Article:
Director: Thomas Vinterberg
This is a mighty, marvellous film starring the mighty, marvellous Mads Mikkelsen. I was going off movies a bit recently, with no real motivation to get back to the cinema, so I’m glad I made an exception for this.
Mr Mikkelsen stars as one of a group of four middle aged pals, all school teachers in Denmark, who decide (in the throes of a shared midlife crisis they only seem to be dimly aware of) to try out an experiment. The human man, the theory goes, has evolved with 0.05% too little alcohol in his bloodstream. So what would happen if you decided to constantly drink, just enough that you make up that 0.05% level, in your daily life?
The film then follows the ups and downs of this experiment as they start carrying around vodka to swig from in secret, and as the events play out it is as comical as it is touching.
It’s actually impressive just as much for what it avoids as what it includes. For a very bloke-y film, it’s admirably free of any real bawdiness (it’s a 12A) or leeriness. You can imagine that in a UK or USA production (and apparently there is a US remake being planned) the temptation to ramp up the Hangover type humour would be too great, and you would get the guys going to strip clubs or going to wild student parties or whatever. But here it’s all about them finding a new zest in life, actually becoming confident and inspiring teachers as their inhibitions drop with their constant tipsiness. Mads goes from sleepwalking through life to becoming the most popular teacher in school and reconnecting with his family through canoeing weekends, and all four of the guys seem to regain an energy and sense of purpose they thought they had lost.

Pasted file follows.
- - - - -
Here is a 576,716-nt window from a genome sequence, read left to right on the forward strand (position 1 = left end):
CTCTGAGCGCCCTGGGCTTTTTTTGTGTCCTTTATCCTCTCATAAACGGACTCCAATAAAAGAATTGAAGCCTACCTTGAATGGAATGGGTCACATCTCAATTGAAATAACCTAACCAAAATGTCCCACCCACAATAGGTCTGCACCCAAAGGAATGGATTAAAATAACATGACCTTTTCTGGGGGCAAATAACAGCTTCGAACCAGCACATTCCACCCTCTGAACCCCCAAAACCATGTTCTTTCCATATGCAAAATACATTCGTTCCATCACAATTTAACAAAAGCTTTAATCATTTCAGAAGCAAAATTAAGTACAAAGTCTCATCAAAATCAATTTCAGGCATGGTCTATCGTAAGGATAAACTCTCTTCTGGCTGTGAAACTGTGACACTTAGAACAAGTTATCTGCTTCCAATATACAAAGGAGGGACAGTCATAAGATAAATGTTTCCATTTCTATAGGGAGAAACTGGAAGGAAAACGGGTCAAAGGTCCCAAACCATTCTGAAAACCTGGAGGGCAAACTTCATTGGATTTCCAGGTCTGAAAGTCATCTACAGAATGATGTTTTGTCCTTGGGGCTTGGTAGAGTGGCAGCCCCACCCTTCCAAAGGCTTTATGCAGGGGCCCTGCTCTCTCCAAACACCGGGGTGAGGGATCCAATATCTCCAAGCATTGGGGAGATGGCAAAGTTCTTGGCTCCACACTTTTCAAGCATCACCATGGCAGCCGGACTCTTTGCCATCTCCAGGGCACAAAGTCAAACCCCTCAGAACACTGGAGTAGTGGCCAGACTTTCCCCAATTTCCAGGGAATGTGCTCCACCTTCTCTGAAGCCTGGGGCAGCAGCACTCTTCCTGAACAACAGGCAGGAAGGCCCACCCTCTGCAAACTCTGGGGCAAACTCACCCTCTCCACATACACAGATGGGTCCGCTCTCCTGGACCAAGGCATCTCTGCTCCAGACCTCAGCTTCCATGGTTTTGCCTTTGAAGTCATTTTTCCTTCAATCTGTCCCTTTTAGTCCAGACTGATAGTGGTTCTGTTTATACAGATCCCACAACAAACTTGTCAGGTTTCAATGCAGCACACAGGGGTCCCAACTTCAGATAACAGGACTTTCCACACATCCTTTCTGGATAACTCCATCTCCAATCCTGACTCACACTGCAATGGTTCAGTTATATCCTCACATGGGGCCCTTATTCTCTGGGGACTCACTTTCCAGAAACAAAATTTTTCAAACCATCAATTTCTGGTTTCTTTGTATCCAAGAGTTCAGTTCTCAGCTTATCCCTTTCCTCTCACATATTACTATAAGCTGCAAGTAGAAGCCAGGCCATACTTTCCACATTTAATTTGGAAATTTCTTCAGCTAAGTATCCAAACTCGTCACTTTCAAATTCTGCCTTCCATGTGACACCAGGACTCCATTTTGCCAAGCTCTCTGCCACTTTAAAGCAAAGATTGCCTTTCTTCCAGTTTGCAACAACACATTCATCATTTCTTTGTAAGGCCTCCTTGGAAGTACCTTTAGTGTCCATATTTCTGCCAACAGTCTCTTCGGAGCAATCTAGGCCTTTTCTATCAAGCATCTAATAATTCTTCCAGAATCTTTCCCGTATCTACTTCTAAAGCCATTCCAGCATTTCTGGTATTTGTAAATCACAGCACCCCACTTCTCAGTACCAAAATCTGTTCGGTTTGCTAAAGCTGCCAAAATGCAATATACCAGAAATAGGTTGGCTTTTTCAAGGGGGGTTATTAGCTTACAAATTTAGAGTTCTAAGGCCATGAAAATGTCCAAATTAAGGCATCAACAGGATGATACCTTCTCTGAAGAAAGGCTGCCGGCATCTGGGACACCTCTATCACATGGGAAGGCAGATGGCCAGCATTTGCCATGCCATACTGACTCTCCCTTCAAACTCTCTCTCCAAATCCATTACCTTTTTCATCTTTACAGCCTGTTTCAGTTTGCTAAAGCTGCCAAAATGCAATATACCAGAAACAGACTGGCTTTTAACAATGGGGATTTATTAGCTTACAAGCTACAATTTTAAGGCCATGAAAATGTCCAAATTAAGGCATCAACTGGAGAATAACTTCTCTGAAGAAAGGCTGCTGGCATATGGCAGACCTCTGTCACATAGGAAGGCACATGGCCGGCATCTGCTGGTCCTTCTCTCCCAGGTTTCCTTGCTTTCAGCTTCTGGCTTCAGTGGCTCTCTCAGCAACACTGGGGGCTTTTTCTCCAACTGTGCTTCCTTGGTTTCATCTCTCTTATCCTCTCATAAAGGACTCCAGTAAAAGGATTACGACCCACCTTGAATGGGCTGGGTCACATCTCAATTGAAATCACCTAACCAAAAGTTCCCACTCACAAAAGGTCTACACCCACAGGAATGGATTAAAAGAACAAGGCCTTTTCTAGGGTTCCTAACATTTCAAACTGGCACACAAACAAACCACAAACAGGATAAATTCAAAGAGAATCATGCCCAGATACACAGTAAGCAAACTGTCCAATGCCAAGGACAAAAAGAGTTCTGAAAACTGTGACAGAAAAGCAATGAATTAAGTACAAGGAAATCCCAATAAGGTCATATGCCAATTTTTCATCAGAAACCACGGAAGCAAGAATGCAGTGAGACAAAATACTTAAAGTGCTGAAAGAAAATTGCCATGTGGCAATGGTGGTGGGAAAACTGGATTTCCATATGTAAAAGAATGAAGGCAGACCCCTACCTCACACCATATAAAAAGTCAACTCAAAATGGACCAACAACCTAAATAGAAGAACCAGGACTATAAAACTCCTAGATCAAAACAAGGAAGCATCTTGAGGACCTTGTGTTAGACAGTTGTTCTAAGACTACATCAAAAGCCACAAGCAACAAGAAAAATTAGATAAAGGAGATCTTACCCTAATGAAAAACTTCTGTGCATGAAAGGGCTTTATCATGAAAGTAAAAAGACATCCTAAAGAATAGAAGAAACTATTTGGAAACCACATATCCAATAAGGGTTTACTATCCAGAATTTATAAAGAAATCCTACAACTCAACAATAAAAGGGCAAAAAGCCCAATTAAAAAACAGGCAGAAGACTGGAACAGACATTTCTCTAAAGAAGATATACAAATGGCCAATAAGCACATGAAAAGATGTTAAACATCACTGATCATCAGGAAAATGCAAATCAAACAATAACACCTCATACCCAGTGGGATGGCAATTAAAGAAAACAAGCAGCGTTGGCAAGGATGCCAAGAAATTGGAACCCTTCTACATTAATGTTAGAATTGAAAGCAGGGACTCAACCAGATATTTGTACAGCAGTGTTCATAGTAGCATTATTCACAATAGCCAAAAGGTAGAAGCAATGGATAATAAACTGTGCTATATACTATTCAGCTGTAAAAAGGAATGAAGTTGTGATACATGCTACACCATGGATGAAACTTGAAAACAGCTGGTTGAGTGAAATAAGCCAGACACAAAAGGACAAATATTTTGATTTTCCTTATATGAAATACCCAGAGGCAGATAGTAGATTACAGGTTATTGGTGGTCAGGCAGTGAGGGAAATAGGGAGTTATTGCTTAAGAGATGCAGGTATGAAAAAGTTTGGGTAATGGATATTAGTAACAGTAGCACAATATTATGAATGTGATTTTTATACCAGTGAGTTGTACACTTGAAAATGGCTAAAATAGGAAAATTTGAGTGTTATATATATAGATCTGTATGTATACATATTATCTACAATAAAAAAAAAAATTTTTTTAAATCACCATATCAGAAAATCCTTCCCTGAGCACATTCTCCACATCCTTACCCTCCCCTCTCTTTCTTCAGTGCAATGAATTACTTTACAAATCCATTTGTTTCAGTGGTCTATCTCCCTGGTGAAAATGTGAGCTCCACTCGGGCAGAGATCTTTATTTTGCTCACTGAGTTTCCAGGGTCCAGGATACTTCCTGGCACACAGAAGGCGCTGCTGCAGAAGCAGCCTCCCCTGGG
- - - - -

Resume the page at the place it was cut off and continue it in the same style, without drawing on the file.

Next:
It also avoids a moralistic tone, in favour of a more muted stance. Not that it’s afraid to show the downside (and there is one night in particular the guys take it all too far), but generally speaking it’s very balanced, showing the undeniable joys of being drunk and feeling invincible as well as those inevitable lows. And while not expressly finger-wagging, it doesn’t shirk from being honest about the fact that teachers really shouldn’t drink.
I love a good ending, and I love a good song. The end song here is something cheesy called What a Life by Scarlet Pleasure (me neither) and I guarantee you’ll be humming it all day after seeing this. The music on the whole is fabulous throughout the film: with such diverse pleasures as The Meters’ Cissy Strut and Tchaikovsky’s The Tempest suite.
Top film, highly recommended.
Might appeal to people who enjoyed:
I suppose it would appeal to people who like slightly arty European films with a dry sense of humour. It’s definitely of that ilk. Thomas Vinterberg has done some heavier stuff, but this is engaging and vibrant. As I’ve mentioned above, it’s very bloke-y, and I thought that might put my wife off it a bit, but she didn’t mind at all.